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Peter King's feature on the San Francisco 49ers 1986 draft

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Peter King was embedded in the San Francisco 49ers draft room in 1986. The access provided him with a chance to learn all sorts of interesting tidbits, and it is worth a read.

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The San Francisco 49ers did a great job in the 1980s of building their talent through draft picks. In the era prior to free agency, drafting and trading were critical to developing sustained success. The 49ers had their share of misses in the 80s, but they also hit on a lot of big picks.

The 1986 draft was one such time, as they landed five starters and three important reserves from what at the time was a 12-round draft. Peter King was embedded with the 49ers on draft day, and he put together a great rundown of the team's maneuverings those two days. I am not a huge Peter King fan because of how close he can be to the league, but that relationship has opened numerous doors for him to get some great insight. I don't care for his attempts at analysis, but his stature allows him to get facts a lot of people just can't get access to on a regular basis.

The article was written in 1990 leading up to that year's draft, and is saved in the SI.com vault with all sorts of great content. Someone tweeted it out earlier this week, and I thought it would be fun to share it.

The 49ers 1986 draft class resulted in the following players:

2 (39) - Larry Roberts, DE
3 (56) - Tom Rathman, RB
3 (64) - Tim McKyer, DB
3 (76) - John Taylor, WR
4 (96) - Charles Haley, DE
4 (101) - Steve Wallace, OT
4 (102) - Kevin Fagan, DE
5 (131) - Pat Miller, LB
6 (162) - Don Griffin, DB
8 (203) - Jim Popp, TE
9 (240) - Tony Cherry, RB
10 (267) - Elliston Stinson, WR
10 (270) - Harold Hallman, DT

King's article details the extensive maneuvering the 49ers did to acquire all these picks. The 49ers entered the draft having dealt away their picks in rounds 5, 6, 7, 11 and 12, and acquired picks in rounds 6 and 8. They also gave up their eighth round pick in making a pick in the 1985 supplemental draft (Roosevelt Snipes).

On draft day, they ended up doing all sorts of dealing that Trent Baalke would enjoy. The team opened at No. 18, and moved back two spots to the Dallas No. 20 pick, in exchange for the Cowboys 5th round pick. They then traded No. 20 and a 1987 10th round pick to the Bills for Buffalo's 2nd and 3rd round picks.

That trade moved them down to No. 29 (second pick of the second round - there were 28 teams, and Buffalo used their first on Bernie Kosar in the supplemental draft). The 49ers then traded that to the Lions in exchange for a second (No. 39) and third. With that second round pick, they finally selected defensive end Larry Roberts.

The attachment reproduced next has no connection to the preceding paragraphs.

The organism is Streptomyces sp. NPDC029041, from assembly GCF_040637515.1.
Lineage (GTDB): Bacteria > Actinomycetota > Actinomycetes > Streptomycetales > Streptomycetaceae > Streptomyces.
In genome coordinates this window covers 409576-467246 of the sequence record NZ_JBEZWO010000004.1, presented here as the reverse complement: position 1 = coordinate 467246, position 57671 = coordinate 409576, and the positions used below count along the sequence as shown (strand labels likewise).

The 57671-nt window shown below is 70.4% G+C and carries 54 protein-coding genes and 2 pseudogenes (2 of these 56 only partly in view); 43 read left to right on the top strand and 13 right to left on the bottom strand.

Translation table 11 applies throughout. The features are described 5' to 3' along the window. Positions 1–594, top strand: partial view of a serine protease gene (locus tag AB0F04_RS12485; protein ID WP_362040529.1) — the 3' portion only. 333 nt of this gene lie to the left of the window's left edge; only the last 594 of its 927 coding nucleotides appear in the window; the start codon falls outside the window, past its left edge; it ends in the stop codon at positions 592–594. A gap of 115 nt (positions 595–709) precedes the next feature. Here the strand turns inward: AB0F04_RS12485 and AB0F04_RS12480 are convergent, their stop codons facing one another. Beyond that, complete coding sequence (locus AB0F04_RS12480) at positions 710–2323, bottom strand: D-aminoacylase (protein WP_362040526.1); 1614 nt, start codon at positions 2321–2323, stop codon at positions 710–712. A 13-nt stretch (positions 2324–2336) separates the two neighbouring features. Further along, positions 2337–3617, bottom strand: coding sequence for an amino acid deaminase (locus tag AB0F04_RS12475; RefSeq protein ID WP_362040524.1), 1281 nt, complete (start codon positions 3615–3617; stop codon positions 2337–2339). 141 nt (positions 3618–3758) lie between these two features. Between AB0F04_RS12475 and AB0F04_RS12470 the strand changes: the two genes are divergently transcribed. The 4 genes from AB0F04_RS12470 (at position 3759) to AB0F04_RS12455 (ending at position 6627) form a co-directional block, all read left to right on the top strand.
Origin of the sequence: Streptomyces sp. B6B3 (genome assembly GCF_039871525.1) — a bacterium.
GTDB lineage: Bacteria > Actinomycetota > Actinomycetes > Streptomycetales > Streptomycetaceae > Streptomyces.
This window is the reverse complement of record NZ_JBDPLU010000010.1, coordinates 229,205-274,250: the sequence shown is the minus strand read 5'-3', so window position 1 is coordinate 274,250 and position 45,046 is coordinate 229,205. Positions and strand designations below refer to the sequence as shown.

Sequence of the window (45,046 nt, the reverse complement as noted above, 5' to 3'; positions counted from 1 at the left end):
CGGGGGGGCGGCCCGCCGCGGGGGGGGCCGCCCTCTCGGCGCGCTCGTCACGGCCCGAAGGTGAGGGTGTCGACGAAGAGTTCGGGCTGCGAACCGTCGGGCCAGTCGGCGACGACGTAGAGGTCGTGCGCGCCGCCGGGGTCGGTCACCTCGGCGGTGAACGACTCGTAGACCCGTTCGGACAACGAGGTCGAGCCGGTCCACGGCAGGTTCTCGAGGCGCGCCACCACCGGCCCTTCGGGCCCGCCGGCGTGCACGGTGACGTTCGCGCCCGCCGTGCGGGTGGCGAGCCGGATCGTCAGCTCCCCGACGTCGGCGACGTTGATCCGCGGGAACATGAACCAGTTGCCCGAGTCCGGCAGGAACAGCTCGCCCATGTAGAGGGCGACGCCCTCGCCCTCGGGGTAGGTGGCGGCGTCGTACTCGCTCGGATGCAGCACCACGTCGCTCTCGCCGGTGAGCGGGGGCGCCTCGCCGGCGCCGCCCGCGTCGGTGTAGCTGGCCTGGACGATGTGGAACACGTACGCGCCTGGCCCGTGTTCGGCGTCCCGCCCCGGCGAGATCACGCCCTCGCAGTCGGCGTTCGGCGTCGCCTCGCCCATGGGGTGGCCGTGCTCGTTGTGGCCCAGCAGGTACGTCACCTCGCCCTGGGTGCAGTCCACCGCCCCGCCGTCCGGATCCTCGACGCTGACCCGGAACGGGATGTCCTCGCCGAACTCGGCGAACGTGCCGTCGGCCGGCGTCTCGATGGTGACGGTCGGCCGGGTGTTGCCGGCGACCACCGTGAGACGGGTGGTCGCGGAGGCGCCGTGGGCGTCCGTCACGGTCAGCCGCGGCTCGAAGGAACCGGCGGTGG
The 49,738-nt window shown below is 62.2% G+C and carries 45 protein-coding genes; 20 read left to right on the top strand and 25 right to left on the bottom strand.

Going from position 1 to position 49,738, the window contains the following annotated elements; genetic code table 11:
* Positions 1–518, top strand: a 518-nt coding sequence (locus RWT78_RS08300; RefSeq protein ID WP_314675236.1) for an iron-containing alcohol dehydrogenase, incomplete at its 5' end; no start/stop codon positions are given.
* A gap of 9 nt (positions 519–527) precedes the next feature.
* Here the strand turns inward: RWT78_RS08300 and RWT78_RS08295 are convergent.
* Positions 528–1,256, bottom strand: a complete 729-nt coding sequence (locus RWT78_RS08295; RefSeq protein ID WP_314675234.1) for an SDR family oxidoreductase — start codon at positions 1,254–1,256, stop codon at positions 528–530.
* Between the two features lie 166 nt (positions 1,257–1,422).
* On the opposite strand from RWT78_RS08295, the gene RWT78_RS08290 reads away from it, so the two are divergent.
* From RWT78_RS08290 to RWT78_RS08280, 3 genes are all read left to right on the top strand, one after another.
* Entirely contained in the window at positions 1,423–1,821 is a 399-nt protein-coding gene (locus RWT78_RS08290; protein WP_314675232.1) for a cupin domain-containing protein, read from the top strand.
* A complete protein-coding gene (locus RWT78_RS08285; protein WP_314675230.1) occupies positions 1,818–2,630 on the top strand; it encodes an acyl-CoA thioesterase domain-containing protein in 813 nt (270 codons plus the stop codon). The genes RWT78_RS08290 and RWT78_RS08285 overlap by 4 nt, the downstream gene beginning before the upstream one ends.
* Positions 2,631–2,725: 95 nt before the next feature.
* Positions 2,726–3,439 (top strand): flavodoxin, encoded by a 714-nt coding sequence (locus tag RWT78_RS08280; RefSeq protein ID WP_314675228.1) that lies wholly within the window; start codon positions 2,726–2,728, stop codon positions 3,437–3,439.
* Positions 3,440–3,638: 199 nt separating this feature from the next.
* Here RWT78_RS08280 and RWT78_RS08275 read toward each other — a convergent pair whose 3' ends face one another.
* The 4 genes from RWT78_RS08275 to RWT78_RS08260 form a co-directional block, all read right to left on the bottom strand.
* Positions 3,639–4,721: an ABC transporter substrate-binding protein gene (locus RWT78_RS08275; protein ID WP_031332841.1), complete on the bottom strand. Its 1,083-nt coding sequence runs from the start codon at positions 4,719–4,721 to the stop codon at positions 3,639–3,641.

According to King, the 49ers had their eye on three players with pick No. 18, but they all went in the three picks leading up to the 49ers. The 49ers did not sufficiently value the other players on the board to use a first, so they made their move down. The movement netted them a defensive end in Roberts who would spend eight seasons with the team and contribute to their defensive line.

The 49ers were due up six picks later with their own second round pick. Washington had their eye on some guys, and eventually gave up a 1986 10th round pick and a 1987 first round pick to use the 49ers second round pick.  They would follow that by dealing away backup quarterback Matt Cavanaugh to the Eagles for a third and a 1987 second. At that point the 49ers had four 3rd round picks. They would deal the Lions third round pick to the Rams for two 4th round picks, and the rights to quarterback Jeff Kemp.

That's just a small portion of all the moves the 49ers made during the 1986 draft. The article goes into their thinking on some of these players. The John Taylor section was interesting:

Walsh made Taylor, from Delaware State, his next choice. The college film on Taylor, Walsh recalls, ''was primitive. You couldn't tell much by it.'' But aside from a plodding off-the-line start, Taylor was a gem. He was a terrific leaper and quick in the open field.

Taylor had a horrible training camp that summer, and McVay started checking to see if he had market value. He found no takers, but late in the preseason, someone in the 49ers organization quietly advised Taylor that it would be best for him if he suddenly developed a bad back. He reported to the training room complaining of pain, and he spent the season on injured reserve. Yet he continued to practice, and by December, Walsh thought he might turn into quite a player.
Now, Jerry Rice and Taylor are the best one-two receiving threat in the game.

Give it a read when you get a minute. I don't know that it will tell us anything we need to know about the 49ers moving forward, but history is an interesting subject. And 49ers draft history can be fascinating.